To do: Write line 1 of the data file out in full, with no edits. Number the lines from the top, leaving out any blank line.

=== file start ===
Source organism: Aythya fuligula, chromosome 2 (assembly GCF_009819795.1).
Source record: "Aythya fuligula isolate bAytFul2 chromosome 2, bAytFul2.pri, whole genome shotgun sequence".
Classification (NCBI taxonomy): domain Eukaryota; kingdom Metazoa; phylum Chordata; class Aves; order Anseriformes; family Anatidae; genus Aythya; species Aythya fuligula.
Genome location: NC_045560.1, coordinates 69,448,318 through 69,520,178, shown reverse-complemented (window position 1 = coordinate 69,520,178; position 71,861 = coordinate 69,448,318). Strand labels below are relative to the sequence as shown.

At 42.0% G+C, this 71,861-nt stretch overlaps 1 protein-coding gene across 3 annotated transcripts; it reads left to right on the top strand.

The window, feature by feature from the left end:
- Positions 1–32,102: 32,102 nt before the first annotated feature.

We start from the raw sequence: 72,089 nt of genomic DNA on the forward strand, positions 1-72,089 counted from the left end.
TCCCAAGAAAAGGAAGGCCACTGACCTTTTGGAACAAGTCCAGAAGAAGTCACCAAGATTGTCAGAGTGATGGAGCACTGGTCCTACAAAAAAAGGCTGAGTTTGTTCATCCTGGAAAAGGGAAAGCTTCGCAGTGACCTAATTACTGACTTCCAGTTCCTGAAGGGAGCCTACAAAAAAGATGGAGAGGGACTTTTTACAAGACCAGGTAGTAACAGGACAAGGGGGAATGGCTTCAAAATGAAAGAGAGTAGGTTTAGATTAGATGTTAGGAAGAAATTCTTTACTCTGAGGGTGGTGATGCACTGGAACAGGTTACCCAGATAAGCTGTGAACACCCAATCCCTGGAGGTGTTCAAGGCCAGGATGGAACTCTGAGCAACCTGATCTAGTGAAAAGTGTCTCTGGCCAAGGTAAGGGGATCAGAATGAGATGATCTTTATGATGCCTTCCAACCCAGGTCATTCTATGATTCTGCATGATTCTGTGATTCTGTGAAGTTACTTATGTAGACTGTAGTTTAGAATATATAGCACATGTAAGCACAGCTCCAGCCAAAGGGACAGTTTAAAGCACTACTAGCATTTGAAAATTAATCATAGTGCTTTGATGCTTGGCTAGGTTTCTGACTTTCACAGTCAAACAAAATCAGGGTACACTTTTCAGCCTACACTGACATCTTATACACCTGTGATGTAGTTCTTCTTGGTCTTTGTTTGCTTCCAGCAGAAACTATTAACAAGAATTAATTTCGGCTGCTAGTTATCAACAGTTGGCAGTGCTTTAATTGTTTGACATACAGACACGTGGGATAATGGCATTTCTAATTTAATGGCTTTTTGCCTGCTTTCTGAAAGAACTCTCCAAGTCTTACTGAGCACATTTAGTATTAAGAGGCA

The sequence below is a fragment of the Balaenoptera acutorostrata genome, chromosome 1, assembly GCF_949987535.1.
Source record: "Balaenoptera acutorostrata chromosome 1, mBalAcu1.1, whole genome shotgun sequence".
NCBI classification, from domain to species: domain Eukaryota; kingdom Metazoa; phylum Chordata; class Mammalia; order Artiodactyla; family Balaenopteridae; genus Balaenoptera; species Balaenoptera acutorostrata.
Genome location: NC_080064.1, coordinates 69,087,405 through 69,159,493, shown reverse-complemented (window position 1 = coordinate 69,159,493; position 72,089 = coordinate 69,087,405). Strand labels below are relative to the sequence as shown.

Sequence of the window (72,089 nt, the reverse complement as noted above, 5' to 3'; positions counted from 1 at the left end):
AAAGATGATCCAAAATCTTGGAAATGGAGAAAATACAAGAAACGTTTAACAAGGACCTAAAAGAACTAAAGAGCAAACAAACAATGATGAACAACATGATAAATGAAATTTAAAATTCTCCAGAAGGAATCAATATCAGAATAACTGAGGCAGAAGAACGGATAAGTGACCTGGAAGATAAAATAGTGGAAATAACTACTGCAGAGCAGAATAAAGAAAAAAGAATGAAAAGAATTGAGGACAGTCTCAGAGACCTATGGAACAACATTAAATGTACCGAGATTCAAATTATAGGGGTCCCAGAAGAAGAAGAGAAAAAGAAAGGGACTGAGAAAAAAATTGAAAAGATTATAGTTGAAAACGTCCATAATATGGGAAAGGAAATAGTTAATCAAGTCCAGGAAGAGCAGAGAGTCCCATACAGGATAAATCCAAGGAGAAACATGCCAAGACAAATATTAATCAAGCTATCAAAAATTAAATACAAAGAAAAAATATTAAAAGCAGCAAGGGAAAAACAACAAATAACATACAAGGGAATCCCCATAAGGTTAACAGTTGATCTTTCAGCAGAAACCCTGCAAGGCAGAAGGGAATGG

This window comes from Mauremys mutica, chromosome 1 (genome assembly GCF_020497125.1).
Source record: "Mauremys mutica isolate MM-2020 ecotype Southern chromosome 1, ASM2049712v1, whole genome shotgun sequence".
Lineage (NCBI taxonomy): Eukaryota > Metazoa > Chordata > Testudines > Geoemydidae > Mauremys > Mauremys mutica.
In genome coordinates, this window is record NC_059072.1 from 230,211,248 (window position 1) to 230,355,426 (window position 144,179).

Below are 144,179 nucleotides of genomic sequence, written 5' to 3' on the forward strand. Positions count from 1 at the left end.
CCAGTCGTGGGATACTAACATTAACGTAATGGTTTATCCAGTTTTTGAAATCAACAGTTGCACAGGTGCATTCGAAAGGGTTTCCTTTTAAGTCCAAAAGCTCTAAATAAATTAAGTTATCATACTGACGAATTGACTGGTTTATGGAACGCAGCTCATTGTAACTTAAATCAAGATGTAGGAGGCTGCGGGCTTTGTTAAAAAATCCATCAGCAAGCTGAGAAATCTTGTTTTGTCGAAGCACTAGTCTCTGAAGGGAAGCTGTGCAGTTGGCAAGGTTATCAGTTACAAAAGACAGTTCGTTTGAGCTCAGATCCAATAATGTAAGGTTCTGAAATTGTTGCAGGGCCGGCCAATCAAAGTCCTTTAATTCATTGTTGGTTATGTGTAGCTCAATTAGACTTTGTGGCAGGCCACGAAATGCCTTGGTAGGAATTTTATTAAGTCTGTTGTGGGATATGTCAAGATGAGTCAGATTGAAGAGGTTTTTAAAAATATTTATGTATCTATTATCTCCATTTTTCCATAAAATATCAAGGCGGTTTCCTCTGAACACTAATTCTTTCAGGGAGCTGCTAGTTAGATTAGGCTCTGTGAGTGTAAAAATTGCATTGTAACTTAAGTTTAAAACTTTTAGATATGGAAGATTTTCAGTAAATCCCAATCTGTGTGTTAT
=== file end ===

Source organism: Aythya fuligula, chromosome 2 (assembly GCF_009819795.1).